Power outage warning: ‘Big solar flare heading to Earth’ – time of ‘direct hit’ predicted


imageSolar storm: NASA captures the moment a sunspot ‘explodes’

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Forecasters at the Space Weather Prediction Center (SWPC), a unit of the US Department of Commerce under NOAA, issued a G2 geomagnetic storm warning yesterday.Solar storms are rated on a scale from G1 to G5 – with one being the weakest and five having the most potential for damage.But even a G1 stomp’s can create issues for billions, as experts expect power grid fluctuations and minor impacts on satellite operations.

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Tesla’s Berlin factory opens – but EU red tape blocks production In a statement SWPC said: “Induced currents/power grid fluctuations can occur.

“High-latitude power systems may experience voltage alarms.

“Spacecraft – satellite orientation irregularities may occur, increased drag on low Earth-orbit satellites is possible.”

Cyber security expert Chris Vickery wrote on Twitter: “Heads-up.Big solar flare observed and headed for Earth.

A solar storm warning has been issued (Image: GETTY)

The NOAA has issued a warning (Image: NOAA) “Trajectory is going to be a direct hit.Expect low-level geomagnetic disruption.”

He added that the estimated time of impact was between 6am and 6pm yesterday, but the storm struck at around 3:30am on October 12 after being “fashionably late”.

The storm is now still building and is expected to last until 4pm today.

Spaceweather.com reports that when the storm first struck last night, solar wind speed increased by 120 km/s.

And plasma density tripled, while the temperature increased almost 10-fold.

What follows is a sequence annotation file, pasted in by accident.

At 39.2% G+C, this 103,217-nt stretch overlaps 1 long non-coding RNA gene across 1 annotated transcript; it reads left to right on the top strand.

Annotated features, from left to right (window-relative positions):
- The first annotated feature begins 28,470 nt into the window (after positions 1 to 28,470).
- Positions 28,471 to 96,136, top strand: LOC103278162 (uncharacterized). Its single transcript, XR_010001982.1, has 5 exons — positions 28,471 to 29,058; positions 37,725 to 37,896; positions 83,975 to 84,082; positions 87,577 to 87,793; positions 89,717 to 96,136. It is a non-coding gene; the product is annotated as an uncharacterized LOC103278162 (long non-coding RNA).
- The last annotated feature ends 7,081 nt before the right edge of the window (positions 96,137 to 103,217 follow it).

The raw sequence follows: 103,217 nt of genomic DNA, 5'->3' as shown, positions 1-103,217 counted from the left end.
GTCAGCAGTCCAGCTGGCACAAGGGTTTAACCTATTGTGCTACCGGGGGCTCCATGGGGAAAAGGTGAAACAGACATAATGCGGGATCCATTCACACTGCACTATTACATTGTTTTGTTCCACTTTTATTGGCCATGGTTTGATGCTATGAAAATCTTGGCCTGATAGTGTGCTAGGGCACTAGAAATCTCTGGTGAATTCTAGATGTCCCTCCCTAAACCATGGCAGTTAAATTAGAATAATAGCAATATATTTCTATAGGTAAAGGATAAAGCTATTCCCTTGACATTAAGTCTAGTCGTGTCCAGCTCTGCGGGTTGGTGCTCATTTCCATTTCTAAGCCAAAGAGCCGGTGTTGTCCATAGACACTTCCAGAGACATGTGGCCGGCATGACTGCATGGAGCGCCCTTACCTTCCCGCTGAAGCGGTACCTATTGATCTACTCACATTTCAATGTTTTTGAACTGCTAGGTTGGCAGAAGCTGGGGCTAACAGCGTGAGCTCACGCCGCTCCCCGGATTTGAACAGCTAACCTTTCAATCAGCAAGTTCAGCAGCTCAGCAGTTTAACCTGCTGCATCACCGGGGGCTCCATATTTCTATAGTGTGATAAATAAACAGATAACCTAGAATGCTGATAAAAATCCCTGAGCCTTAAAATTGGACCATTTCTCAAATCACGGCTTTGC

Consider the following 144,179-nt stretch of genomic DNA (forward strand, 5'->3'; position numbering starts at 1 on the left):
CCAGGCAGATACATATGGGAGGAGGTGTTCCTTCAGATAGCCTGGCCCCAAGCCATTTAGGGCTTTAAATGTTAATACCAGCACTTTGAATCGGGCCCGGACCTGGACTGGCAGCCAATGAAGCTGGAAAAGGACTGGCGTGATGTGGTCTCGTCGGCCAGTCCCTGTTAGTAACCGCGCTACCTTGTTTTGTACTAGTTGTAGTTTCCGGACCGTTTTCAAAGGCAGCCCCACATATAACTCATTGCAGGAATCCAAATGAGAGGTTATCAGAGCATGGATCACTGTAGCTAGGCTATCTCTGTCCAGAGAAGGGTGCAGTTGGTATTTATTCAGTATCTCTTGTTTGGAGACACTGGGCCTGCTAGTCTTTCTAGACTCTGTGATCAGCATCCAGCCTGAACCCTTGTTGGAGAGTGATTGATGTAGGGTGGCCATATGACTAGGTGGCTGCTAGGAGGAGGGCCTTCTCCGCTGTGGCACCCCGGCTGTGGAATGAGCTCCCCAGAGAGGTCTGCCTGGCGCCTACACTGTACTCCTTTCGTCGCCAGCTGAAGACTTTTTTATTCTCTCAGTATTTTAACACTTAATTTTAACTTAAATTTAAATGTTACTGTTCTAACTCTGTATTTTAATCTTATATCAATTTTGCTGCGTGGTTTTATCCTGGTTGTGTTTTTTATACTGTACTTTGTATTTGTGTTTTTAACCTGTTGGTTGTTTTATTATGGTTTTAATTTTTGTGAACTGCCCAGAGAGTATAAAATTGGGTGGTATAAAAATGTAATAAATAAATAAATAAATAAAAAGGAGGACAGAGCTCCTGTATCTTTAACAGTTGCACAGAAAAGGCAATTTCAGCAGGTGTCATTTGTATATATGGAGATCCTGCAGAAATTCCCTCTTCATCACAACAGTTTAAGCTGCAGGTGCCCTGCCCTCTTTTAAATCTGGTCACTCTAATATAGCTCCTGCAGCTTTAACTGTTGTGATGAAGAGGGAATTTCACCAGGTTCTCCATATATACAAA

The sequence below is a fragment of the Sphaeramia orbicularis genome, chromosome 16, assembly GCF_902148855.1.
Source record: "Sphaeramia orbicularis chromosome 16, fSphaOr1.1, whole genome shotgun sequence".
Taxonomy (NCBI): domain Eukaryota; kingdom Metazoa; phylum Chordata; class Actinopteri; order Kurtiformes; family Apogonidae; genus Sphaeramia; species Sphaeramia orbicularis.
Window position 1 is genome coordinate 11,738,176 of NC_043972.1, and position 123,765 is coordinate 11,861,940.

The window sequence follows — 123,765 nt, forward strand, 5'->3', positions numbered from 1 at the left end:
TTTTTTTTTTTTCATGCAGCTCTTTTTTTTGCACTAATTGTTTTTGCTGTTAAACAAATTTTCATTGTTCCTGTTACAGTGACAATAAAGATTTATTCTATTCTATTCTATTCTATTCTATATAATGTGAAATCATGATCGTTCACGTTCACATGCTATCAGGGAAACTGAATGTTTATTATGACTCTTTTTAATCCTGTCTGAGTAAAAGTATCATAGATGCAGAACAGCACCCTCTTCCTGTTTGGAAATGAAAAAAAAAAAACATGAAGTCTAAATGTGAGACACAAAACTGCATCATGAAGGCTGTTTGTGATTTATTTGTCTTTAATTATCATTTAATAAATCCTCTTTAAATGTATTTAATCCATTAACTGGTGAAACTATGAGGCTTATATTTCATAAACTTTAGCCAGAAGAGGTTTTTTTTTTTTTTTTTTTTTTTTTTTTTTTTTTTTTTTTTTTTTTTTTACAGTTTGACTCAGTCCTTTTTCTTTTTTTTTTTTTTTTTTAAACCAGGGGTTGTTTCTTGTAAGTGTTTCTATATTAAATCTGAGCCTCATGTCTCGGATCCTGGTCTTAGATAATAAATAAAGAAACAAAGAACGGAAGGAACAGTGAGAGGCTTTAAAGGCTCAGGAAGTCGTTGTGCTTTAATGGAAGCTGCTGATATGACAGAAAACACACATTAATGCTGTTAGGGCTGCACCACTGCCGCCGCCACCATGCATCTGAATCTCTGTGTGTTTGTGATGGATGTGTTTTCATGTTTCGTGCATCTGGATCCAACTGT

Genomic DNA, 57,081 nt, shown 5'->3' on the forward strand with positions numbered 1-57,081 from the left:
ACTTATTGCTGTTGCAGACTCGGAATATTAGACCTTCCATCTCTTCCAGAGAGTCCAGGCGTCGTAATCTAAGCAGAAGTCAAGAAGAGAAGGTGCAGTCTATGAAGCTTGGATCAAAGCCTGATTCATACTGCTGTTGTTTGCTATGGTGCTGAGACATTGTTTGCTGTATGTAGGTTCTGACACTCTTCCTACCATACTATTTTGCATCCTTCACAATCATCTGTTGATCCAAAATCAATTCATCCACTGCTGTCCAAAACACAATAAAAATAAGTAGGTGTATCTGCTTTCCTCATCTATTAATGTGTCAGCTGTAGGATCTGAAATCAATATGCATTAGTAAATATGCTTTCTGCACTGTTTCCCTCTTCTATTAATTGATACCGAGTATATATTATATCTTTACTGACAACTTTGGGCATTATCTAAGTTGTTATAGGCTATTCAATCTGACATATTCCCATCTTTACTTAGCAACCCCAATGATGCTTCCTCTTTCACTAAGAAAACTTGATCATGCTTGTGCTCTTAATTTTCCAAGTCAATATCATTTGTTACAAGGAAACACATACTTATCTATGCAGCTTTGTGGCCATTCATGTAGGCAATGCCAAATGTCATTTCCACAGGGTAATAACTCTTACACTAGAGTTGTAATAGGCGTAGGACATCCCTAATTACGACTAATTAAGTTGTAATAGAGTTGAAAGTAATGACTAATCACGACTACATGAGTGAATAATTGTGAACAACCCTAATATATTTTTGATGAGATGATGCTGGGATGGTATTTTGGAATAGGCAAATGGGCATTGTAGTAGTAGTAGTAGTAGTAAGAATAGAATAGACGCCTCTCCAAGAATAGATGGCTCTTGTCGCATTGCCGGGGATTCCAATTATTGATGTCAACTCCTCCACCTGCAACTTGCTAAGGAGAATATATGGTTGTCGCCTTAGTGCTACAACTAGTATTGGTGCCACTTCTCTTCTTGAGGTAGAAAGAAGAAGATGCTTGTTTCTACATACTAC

READ MORE: Northern Lights time: The best time to see the aurora borealis in the UK TONIGHT

Solar storms are seen after coronal mass ejections from the Sun (Image: GETTY) Trending But while the storm could cause some disruptions, it also came with a beautiful benefit.

Stunning aurora, which is known to most as the Northern Lights, was put on display across the world.

The Sun is the primary cause of space weather.

At times, the Sun can be thought of as going through a “stormy” period where its surface is more active than normal.


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Many will be able to see enhanced auroras today (Image: GETTY) When this happens, it can send streams of energised particles out in all directions, which can be observed through the Northern Lights and the Southern Lights.

While these solar events can help illuminate the sky with stunning aurora, they can also do considerable harm to electronics, electrical grids, and satellite and radio communications.

It comes less than a month after scientists warned that a solar storm has the potential to unleash a devastating “Internet apocalypse”.

According to Sangeetha Abdu Jyothi, a Professor of Computer Science and the study’s author, even a few minutes of a global Internet outage would be catastrophic.

And in a worst-case scenario, the outage could last for days or even months.

Satellites may face outages (Image: GETTY) Related articles

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Tesla’s Berlin factory opens – but EU red tape blocks production In her paper, titled Solar Superstorms: Planning for an Internet Apocalypse, Professor Quote: : “The Internet has played a key role in helping us deal with the coronavirus pandemic, a recent black swan event.

“However, Internet researchers and operators are mostly blind to another black swan event that poses a direct threat to Internet infrastructure.

“In this paper, we investigate the impact of solar superstorms that can potentially cause large-scale Internet outages covering the entire globe and lasting several months.

Major solar storms have lashed the planet in the past but these occurred before the advent of the Internet, satellite technology and high-speed communications.

The biggest solar storm on record occurred in 1859 and is known as the Carrington Event.

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